The hunger crisis in civil war Syria threatens to worsen due to a month-long drought.

The UN agricultural organization FAO expects a “significantly lower” harvest of wheat, the most important staple food, compared to the previous year, as the FAO representative in Syria, Michael Robson, told the German Press Agency.

Welthungerhilfe warned that the number of people in need who are dependent on humanitarian aid will increase dramatically.

"The hunger situation of the people in Syria is already absolutely catastrophic," said Syria coordinator Konstantin Witschel.

The FAO has not yet given precise figures on the harvest.

A representative of the Kurdish self-government in northeast Syria said he expected the wheat harvest there to collapse by around 45 percent.

This Kurdish-controlled region is known as the “bread basket” of Syria.

Civil war has been raging in the country for ten years.

Hundreds of thousands of people were killed and around twelve million were displaced, around half of them within the country.

The country is divided into areas under government, rebel and Kurdish control.

Syria has also been suffering from a severe economic crisis since 2019.

Many people can no longer afford staple foods.

There are always reports of long queues at gas stations and bakeries with subsidized bread.

According to the World Food Program WFP, more than twelve million Syrians, or almost 60 percent of the population, do not have enough to eat.

The number of starving and acutely malnourished children is increasing.

Witschel said that Welthungerhilfe was looking at the harvest with great concern.

"The people no longer have any reserves and must not be left alone with this drought," he demanded.

“Food will become even scarcer and the prices for bread, vegetables and fruits will continue to rise.” The Syrian government refuses to target humanitarian aid and uses hunger as a weapon.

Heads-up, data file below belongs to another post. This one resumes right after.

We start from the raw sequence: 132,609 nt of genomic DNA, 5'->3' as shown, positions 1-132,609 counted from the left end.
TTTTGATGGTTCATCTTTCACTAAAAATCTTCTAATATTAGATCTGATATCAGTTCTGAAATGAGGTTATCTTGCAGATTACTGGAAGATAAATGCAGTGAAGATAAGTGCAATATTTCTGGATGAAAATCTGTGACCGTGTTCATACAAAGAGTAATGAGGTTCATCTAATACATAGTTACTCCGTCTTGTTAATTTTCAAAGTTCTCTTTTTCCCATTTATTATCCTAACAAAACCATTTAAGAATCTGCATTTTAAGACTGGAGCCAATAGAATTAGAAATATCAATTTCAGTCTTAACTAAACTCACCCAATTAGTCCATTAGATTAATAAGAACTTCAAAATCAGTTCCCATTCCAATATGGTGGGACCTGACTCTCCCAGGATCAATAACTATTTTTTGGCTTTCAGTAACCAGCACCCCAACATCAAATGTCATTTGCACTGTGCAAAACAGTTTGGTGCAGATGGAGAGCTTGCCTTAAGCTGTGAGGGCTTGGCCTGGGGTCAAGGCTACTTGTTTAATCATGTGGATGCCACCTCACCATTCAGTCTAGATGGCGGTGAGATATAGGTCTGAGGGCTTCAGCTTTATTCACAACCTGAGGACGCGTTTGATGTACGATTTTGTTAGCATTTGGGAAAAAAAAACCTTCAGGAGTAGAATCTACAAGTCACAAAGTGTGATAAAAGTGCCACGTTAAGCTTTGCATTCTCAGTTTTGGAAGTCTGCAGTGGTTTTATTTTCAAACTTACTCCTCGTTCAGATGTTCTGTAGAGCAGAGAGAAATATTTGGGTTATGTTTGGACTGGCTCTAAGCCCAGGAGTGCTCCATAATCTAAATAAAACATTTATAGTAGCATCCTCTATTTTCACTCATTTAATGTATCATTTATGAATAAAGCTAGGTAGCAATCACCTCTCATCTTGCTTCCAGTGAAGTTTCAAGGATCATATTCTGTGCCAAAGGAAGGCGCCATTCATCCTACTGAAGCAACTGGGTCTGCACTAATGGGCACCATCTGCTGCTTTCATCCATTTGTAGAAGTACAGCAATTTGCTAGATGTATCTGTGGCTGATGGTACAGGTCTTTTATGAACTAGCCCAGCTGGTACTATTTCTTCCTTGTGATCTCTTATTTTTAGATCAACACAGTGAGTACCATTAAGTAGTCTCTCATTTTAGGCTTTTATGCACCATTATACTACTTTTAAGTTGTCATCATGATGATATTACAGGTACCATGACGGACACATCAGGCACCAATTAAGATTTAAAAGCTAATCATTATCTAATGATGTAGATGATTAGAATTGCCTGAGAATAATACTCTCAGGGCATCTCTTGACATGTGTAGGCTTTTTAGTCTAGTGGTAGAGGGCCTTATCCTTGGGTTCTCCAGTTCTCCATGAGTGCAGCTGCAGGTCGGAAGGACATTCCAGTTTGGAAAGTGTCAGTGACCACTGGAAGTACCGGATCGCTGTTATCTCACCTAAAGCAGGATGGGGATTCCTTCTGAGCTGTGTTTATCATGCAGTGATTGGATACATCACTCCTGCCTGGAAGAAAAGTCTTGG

According to the FAO, the rain started late this season and ended as early as mid-April. It was 30 to 80 percent below the long-term average. At the same time, the temperatures have risen, which affects the quality of the harvest. The FAO said that due to a lack of fuel, fields could not have been irrigated. The water level of the Euphrates has also fallen to a critical level. Syria's Kurds accuse Turkey of holding back water in their dams. Ankara rejects that.

The availability of bread in areas of the government will depend on their ability to import wheat, said Syria expert Sam Heller. However, the currency reserves have melted due to the decline in the currency. According to the Syrian government, Syria's ally Russia wants to deliver a million tons of wheat to them this year. Western states have imposed sanctions on Damascus.

The next groundbreaking decision for the humanitarian situation in Syria will be made at the beginning of July: The UN Security Council will then have to vote on the final border crossing through which UN aid can also be brought into parts of Syria that are not controlled by the government. Observers fear that Russia could close this too with a veto. Then UN aid for rebel areas and the Kurdish areas should only go through Syria's government.

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